This article was originally posted by Dr. Keith Salzman on the IBM Center for the Business of Government blog.
Healthcare IT news is overflowing with discussions about standards and interoperability, two of the cornerstones for advancing the benefits of digitized healthcare. Behind the scenes, the Office of the National Coordinator (ONC) Standards and Interoperability Framework is moving forward with 39 pilots generated over the past three years.
While the ONC faces a diminished budget and some re-organization, a consortium of ONC staff, contract personnel, and many volunteer stakeholders from across the healthcare eco-system are collaborating to implement accepted standards and demonstrate interoperability as information is moved from one entity to another. TheHealth Information Technology for Economic and Clinical Health (HITECH) Acthttp://www.healthit.gov/policy-researchers-implementers/health-it-legislation and American Reinvestment and Recovery Act of 2009 (ARRA) Information-Center promoted adoption of EHRs, bringing over 92% of hospitals and 75% of providers into the digital age – however, only about 14% exchange data outside of their organizations. This is not surprising, because the ability to exchange information was not the focus of promoting widespread EHR adoption.
In the continuum of development, the Standards and Interoperability Framework led by ONC2 and continuing with broad collaboration across the healthcare ecosystem will progress. Leading organizations continue to pave the way and demonstrate the benefit of a digitized, information sharing and increasingly interoperable system.
Throughout this effort close collaboration with the HL7 (Health Level 7) group ensures that the standards are vetted and usable. The introduction of FHIR (Fast Healthcare Interoperability Resources) to the HL7 toolkit moves a cumbersome process for formatting data and descriptors to an automated process that readily formats information to share in increasingly interoperable ways.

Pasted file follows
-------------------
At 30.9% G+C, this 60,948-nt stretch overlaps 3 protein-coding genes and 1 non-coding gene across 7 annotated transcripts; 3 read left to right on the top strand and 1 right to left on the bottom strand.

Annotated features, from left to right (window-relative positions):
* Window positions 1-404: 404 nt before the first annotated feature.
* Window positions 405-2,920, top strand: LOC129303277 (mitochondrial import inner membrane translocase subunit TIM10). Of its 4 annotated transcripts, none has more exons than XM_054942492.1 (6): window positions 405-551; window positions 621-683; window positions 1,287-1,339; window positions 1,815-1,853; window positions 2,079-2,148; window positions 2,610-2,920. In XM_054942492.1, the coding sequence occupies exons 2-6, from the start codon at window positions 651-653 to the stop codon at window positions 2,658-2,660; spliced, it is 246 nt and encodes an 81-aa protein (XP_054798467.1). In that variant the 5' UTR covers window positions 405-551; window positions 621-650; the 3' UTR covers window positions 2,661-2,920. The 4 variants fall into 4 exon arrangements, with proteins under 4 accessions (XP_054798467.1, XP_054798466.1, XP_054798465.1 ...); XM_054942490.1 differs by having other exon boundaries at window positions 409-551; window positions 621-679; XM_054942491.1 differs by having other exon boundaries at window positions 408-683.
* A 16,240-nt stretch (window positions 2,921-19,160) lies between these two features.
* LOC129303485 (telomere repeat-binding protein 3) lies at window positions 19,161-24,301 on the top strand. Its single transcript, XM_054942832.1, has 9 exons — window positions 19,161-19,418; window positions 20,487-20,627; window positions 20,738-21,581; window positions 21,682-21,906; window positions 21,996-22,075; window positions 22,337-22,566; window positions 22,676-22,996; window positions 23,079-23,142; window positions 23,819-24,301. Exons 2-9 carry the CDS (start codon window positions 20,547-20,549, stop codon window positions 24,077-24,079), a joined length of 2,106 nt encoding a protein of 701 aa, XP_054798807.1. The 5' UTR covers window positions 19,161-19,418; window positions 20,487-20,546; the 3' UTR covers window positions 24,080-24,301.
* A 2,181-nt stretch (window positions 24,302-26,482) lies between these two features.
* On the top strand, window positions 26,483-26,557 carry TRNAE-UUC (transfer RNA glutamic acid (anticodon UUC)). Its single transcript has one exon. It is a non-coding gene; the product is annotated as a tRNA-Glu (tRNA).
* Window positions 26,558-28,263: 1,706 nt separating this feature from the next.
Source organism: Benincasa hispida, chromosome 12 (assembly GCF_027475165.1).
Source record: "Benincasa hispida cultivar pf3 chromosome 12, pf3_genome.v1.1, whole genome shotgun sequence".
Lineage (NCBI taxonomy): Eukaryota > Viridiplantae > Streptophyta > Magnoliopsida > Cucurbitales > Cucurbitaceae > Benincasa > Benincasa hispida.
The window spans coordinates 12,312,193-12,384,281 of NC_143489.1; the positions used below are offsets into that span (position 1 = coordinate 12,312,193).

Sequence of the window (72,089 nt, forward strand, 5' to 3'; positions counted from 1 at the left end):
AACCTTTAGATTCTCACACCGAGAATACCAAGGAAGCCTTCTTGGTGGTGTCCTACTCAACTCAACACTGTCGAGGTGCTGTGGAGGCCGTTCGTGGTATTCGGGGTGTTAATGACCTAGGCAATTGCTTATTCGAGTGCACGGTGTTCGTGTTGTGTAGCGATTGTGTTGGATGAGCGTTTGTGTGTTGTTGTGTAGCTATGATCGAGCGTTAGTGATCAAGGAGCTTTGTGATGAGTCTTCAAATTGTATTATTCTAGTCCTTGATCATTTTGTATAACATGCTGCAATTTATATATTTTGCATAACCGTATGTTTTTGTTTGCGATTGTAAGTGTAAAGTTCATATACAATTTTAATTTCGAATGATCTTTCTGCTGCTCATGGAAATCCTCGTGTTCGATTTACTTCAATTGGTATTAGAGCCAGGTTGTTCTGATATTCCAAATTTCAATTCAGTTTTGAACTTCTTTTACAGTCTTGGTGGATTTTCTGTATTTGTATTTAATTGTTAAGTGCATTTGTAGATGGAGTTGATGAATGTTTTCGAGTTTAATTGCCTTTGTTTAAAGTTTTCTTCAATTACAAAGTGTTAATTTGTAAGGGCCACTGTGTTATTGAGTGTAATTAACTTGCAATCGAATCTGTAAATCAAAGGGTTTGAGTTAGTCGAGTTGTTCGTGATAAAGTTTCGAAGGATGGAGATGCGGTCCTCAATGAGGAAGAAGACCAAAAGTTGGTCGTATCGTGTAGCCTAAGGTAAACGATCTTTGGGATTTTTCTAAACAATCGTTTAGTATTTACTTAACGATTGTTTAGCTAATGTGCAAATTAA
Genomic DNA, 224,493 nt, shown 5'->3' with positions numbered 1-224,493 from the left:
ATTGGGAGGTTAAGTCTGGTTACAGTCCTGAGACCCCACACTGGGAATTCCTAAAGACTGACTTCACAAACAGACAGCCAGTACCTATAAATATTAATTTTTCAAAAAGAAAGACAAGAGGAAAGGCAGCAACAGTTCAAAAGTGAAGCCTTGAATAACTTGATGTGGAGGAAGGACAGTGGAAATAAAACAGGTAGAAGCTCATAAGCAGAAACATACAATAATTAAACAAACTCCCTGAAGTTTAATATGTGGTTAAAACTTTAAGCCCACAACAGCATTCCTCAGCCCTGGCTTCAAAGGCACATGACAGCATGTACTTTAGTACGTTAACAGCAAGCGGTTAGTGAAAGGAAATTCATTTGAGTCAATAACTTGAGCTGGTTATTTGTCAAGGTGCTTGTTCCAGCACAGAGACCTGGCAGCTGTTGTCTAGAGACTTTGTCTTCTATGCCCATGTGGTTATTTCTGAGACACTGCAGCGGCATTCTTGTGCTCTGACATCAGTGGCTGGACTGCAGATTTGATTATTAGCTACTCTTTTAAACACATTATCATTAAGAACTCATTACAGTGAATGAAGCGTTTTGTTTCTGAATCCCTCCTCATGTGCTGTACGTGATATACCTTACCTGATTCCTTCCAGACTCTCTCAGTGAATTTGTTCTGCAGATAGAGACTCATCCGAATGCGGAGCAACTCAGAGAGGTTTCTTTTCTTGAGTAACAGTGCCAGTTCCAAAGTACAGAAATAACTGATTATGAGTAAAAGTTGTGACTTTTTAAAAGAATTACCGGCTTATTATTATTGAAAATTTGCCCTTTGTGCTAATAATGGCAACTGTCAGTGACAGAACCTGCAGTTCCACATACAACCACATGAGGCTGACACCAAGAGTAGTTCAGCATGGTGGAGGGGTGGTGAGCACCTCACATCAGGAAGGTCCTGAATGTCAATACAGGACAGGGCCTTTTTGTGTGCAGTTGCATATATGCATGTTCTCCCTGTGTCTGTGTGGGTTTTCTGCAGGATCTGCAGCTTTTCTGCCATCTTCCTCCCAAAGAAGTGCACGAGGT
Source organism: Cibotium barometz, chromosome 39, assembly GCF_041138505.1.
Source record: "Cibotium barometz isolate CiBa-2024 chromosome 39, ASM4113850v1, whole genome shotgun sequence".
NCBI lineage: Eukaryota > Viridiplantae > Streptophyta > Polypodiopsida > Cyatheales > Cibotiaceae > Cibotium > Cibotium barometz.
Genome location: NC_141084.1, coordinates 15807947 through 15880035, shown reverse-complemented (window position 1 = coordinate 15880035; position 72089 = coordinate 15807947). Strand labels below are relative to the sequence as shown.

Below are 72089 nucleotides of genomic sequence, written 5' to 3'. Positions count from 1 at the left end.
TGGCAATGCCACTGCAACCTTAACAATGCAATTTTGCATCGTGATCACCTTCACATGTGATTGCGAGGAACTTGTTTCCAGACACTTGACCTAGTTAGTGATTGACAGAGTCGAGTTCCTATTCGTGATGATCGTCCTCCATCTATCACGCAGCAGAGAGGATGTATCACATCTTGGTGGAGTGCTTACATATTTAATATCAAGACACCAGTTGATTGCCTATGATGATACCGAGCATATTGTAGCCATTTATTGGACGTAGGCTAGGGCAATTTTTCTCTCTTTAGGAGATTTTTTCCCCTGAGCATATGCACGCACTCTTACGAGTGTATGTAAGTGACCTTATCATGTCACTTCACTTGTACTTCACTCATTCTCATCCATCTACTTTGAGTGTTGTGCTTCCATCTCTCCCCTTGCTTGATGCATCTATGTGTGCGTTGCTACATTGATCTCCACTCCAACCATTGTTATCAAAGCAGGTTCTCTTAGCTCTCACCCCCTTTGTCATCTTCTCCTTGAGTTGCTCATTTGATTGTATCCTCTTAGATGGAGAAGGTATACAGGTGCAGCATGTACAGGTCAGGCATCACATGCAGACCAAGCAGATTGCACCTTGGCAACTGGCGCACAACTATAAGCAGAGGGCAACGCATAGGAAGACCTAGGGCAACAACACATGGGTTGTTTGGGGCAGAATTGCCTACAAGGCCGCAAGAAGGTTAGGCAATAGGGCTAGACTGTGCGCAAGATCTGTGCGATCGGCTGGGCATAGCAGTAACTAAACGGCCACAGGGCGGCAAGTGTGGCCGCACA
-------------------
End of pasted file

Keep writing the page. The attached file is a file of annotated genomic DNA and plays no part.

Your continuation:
The door is now wide open for EHR vendors, healthcare organizations and the many stakeholders with a vested interest in transformation in healthcare to define the future by implementing useable standards and demonstrating interoperability. Several emerging communities focus on fostering information exchange and growing interoperable capabilities. These initiatives reflect the realization that the future favors interoperable and integrated systems to deliver better outcomes and reduce the unnecessary costs in the system.
Standards and interoperability are the building blocks for information sharing and use in a transformed healthcare system. Significant strides are bringing healthcare closer to the reality of EHRs that provide a comprehensive view of each patient to the healthcare team.
Future posts will assess this issue in more detail, and from different perspectives.
Read Keith’s previous blog post, “The Government Can Drive Effective Implementation of Health Information to Improve Care.”